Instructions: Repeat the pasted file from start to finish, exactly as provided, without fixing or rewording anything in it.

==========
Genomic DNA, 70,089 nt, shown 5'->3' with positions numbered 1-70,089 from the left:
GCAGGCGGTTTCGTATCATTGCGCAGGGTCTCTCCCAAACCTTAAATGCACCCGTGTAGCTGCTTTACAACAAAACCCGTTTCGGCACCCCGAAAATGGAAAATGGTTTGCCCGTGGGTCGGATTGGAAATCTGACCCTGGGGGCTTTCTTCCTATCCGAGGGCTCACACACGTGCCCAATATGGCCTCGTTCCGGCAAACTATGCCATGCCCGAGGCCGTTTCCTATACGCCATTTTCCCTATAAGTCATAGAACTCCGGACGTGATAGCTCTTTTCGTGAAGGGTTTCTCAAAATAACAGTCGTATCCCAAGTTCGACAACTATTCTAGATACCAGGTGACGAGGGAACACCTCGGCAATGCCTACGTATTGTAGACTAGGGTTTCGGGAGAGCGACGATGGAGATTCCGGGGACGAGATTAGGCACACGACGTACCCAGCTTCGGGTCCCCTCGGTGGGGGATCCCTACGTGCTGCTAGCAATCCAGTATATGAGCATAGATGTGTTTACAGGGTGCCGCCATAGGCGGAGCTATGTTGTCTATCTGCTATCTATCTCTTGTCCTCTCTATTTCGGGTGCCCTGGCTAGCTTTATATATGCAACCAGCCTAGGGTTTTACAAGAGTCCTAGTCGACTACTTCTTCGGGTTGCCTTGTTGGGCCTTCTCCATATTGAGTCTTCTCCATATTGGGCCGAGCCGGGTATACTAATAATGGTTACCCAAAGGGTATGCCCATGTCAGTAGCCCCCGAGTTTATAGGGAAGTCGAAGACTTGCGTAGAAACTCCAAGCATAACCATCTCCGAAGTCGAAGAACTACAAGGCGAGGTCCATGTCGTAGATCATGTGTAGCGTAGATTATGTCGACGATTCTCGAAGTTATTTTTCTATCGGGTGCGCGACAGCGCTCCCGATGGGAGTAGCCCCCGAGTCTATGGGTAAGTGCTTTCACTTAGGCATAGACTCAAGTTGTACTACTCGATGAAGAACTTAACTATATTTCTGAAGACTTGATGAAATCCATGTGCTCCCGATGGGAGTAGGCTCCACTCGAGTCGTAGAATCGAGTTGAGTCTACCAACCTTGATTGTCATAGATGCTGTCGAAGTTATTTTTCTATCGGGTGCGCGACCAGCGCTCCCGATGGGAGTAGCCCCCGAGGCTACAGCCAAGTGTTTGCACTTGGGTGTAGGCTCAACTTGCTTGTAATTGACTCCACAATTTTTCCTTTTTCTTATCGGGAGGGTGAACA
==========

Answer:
Genomic DNA, 70,089 nt, shown 5'->3' with positions numbered 1-70,089 from the left:
GCAGGCGGTTTCGTATCATTGCGCAGGGTCTCTCCCAAACCTTAAATGCACCCGTGTAGCTGCTTTACAACAAAACCCGTTTCGGCACCCCGAAAATGGAAAATGGTTTGCCCGTGGGTCGGATTGGAAATCTGACCCTGGGGGCTTTCTTCCTATCCGAGGGCTCACACACGTGCCCAATATGGCCTCGTTCCGGCAAACTATGCCATGCCCGAGGCCGTTTCCTATACGCCATTTTCCCTATAAGTCATAGAACTCCGGACGTGATAGCTCTTTTCGTGAAGGGTTTCTCAAAATAACAGTCGTATCCCAAGTTCGACAACTATTCTAGATACCAGGTGACGAGGGAACACCTCGGCAATGCCTACGTATTGTAGACTAGGGTTTCGGGAGAGCGACGATGGAGATTCCGGGGACGAGATTAGGCACACGACGTACCCAGCTTCGGGTCCCCTCGGTGGGGGATCCCTACGTGCTGCTAGCAATCCAGTATATGAGCATAGATGTGTTTACAGGGTGCCGCCATAGGCGGAGCTATGTTGTCTATCTGCTATCTATCTCTTGTCCTCTCTATTTCGGGTGCCCTGGCTAGCTTTATATATGCAACCAGCCTAGGGTTTTACAAGAGTCCTAGTCGACTACTTCTTCGGGTTGCCTTGTTGGGCCTTCTCCATATTGAGTCTTCTCCATATTGGGCCGAGCCGGGTATACTAATAATGGTTACCCAAAGGGTATGCCCATGTCAGTAGCCCCCGAGTTTATAGGGAAGTCGAAGACTTGCGTAGAAACTCCAAGCATAACCATCTCCGAAGTCGAAGAACTACAAGGCGAGGTCCATGTCGTAGATCATGTGTAGCGTAGATTATGTCGACGATTCTCGAAGTTATTTTTCTATCGGGTGCGCGACAGCGCTCCCGATGGGAGTAGCCCCCGAGTCTATGGGTAAGTGCTTTCACTTAGGCATAGACTCAAGTTGTACTACTCGATGAAGAACTTAACTATATTTCTGAAGACTTGATGAAATCCATGTGCTCCCGATGGGAGTAGGCTCCACTCGAGTCGTAGAATCGAGTTGAGTCTACCAACCTTGATTGTCATAGATGCTGTCGAAGTTATTTTTCTATCGGGTGCGCGACCAGCGCTCCCGATGGGAGTAGCCCCCGAGGCTACAGCCAAGTGTTTGCACTTGGGTGTAGGCTCAACTTGCTTGTAATTGACTCCACAATTTTTCCTTTTTCTTATCGGGAGGGTGAACA